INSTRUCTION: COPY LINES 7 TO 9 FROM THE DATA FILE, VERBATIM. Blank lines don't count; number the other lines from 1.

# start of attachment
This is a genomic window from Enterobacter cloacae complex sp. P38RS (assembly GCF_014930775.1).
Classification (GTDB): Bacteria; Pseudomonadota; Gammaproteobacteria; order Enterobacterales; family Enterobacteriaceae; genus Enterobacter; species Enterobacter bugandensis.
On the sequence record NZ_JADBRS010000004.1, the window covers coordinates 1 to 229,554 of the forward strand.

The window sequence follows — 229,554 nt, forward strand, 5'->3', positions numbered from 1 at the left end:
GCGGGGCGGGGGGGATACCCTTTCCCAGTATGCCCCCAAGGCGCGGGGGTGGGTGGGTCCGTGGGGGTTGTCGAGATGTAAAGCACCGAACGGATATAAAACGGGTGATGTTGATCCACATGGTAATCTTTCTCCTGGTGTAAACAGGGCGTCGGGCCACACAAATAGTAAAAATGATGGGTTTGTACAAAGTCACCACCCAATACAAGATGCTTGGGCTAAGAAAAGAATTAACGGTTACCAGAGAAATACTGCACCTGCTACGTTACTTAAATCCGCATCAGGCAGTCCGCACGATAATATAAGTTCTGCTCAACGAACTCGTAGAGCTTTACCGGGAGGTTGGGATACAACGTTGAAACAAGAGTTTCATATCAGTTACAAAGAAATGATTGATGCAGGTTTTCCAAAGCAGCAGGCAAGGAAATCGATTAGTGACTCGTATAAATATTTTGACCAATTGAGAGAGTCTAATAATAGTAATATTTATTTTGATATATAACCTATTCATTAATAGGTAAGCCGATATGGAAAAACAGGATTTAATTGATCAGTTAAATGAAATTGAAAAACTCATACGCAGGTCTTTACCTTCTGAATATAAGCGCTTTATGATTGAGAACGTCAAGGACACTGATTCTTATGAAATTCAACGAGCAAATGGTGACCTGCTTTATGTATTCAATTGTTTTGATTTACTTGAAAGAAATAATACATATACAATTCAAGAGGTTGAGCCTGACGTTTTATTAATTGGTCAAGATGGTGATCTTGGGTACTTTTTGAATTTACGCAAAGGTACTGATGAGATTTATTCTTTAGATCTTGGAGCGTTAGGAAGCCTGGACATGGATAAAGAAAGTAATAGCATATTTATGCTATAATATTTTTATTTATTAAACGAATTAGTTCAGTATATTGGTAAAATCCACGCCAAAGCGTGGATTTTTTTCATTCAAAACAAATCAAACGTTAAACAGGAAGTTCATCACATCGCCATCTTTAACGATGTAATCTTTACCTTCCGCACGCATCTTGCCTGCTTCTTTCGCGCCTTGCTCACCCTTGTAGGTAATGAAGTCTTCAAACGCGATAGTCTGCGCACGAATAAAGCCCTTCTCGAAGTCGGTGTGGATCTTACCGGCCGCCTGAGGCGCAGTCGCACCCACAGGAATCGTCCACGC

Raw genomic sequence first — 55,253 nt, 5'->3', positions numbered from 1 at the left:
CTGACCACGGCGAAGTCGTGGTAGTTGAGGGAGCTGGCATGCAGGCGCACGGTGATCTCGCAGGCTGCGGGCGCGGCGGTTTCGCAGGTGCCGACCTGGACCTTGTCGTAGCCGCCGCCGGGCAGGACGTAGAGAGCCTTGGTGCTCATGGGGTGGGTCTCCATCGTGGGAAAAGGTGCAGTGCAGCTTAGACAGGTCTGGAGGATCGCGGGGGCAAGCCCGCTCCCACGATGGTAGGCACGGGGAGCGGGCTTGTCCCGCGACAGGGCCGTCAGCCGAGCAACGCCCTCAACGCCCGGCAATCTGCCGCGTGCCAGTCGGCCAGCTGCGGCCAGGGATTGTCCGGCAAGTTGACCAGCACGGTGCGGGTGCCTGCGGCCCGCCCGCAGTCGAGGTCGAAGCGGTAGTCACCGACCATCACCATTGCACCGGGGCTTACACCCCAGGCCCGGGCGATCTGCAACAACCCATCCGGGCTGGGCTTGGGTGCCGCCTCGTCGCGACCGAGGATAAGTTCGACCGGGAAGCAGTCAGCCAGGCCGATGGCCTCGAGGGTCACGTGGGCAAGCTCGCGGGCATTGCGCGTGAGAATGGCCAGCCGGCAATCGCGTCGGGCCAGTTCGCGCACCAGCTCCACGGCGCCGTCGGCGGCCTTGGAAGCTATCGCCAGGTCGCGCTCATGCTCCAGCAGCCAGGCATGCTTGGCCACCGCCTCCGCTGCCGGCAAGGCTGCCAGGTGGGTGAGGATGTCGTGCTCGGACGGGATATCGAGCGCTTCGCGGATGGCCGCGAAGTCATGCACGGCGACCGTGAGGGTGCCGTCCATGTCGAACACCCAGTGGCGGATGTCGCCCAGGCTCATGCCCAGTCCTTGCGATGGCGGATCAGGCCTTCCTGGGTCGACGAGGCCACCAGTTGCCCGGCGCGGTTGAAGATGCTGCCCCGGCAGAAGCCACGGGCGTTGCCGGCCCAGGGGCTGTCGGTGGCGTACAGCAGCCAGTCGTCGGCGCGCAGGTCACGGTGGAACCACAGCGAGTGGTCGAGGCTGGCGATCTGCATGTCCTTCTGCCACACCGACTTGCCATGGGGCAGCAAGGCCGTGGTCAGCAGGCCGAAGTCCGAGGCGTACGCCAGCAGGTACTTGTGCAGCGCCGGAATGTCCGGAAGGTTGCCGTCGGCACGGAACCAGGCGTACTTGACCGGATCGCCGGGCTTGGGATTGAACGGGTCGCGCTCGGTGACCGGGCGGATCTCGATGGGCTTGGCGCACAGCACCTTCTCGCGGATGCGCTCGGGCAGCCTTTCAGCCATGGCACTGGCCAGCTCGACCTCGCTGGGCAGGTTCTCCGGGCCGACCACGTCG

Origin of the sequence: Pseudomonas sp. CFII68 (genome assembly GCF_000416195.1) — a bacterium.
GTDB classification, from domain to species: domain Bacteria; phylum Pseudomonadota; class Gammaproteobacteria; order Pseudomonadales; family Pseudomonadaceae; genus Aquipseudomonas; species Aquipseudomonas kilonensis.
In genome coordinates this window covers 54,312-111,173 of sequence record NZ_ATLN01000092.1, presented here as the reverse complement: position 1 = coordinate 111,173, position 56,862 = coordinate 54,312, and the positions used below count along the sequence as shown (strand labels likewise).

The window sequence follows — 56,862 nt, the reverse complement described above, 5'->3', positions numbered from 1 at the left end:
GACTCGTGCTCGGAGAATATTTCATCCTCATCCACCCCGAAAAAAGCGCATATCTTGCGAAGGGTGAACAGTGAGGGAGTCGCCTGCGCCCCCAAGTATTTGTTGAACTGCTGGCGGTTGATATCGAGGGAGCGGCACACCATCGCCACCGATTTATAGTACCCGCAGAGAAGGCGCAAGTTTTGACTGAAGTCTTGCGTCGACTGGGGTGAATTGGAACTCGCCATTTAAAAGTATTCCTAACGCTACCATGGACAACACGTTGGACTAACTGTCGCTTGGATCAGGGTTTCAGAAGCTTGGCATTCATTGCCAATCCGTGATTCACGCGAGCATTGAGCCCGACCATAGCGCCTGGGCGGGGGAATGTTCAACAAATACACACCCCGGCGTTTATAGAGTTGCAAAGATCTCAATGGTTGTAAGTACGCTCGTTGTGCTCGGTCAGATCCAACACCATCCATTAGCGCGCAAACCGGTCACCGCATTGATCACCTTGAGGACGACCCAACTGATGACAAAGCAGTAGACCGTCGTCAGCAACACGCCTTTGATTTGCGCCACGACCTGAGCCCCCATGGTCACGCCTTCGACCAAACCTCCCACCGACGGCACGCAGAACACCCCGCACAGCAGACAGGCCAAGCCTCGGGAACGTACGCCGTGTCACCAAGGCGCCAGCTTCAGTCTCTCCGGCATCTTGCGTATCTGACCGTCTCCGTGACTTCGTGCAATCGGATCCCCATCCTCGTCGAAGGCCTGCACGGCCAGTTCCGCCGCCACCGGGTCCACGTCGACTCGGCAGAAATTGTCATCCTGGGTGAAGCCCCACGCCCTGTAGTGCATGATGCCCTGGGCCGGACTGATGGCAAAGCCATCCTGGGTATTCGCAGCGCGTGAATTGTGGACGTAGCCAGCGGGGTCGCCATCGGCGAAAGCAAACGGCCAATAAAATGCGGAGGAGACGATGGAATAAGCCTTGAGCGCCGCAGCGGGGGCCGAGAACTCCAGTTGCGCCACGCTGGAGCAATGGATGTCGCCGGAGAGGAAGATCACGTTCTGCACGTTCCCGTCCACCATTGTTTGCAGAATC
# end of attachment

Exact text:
CTGACCACGGCGAAGTCGTGGTAGTTGAGGGAGCTGGCATGCAGGCGCACGGTGATCTCGCAGGCTGCGGGCGCGGCGGTTTCGCAGGTGCCGACCTGGACCTTGTCGTAGCCGCCGCCGGGCAGGACGTAGAGAGCCTTGGTGCTCATGGGGTGGGTCTCCATCGTGGGAAAAGGTGCAGTGCAGCTTAGACAGGTCTGGAGGATCGCGGGGGCAAGCCCGCTCCCACGATGGTAGGCACGGGGAGCGGGCTTGTCCCGCGACAGGGCCGTCAGCCGAGCAACGCCCTCAACGCCCGGCAATCTGCCGCGTGCCAGTCGGCCAGCTGCGGCCAGGGATTGTCCGGCAAGTTGACCAGCACGGTGCGGGTGCCTGCGGCCCGCCCGCAGTCGAGGTCGAAGCGGTAGTCACCGACCATCACCATTGCACCGGGGCTTACACCCCAGGCCCGGGCGATCTGCAACAACCCATCCGGGCTGGGCTTGGGTGCCGCCTCGTCGCGACCGAGGATAAGTTCGACCGGGAAGCAGTCAGCCAGGCCGATGGCCTCGAGGGTCACGTGGGCAAGCTCGCGGGCATTGCGCGTGAGAATGGCCAGCCGGCAATCGCGTCGGGCCAGTTCGCGCACCAGCTCCACGGCGCCGTCGGCGGCCTTGGAAGCTATCGCCAGGTCGCGCTCATGCTCCAGCAGCCAGGCATGCTTGGCCACCGCCTCCGCTGCCGGCAAGGCTGCCAGGTGGGTGAGGATGTCGTGCTCGGACGGGATATCGAGCGCTTCGCGGATGGCCGCGAAGTCATGCACGGCGACCGTGAGGGTGCCGTCCATGTCGAACACCCAGTGGCGGATGTCGCCCAGGCTCATGCCCAGTCCTTGCGATGGCGGATCAGGCCTTCCTGGGTCGACGAGGCCACCAGTTGCCCGGCGCGGTTGAAGATGCTGCCCCGGCAGAAGCCACGGGCGTTGCCGGCCCAGGGGCTGTCGGTGGCGTACAGCAGCCAGTCGTCGGCGCGCAGGTCACGGTGGAACCACAGCGAGTGGTCGAGGCTGGCGATCTGCATGTCCTTCTGCCACACCGACTTGCCATGGGGCAGCAAGGCCGTGGTCAGCAGGCCGAAGTCCGAGGCGTACGCCAGCAGGTACTTGTGCAGCGCCGGAATGTCCGGAAGGTTGCCGTCGGCACGGAACCAGGCGTACTTGACCGGATCGCCGGGCTTGGGATTGAACGGGTCGCGCTCGGTGACCGGGCGGATCTCGATGGGCTTGGCGCACAGCACCTTCTCGCGGATGCGCTCGGGCAGCCTTTCAGCCATGGCACTGGCCAGCTCGACCTCGCTGGGCAGGTTCTCCGGGCCGACCACGTCG

Origin of the sequence: Pseudomonas sp. CFII68 (genome assembly GCF_000416195.1) — a bacterium.
GTDB classification, from domain to species: domain Bacteria; phylum Pseudomonadota; class Gammaproteobacteria; order Pseudomonadales; family Pseudomonadaceae; genus Aquipseudomonas; species Aquipseudomonas kilonensis.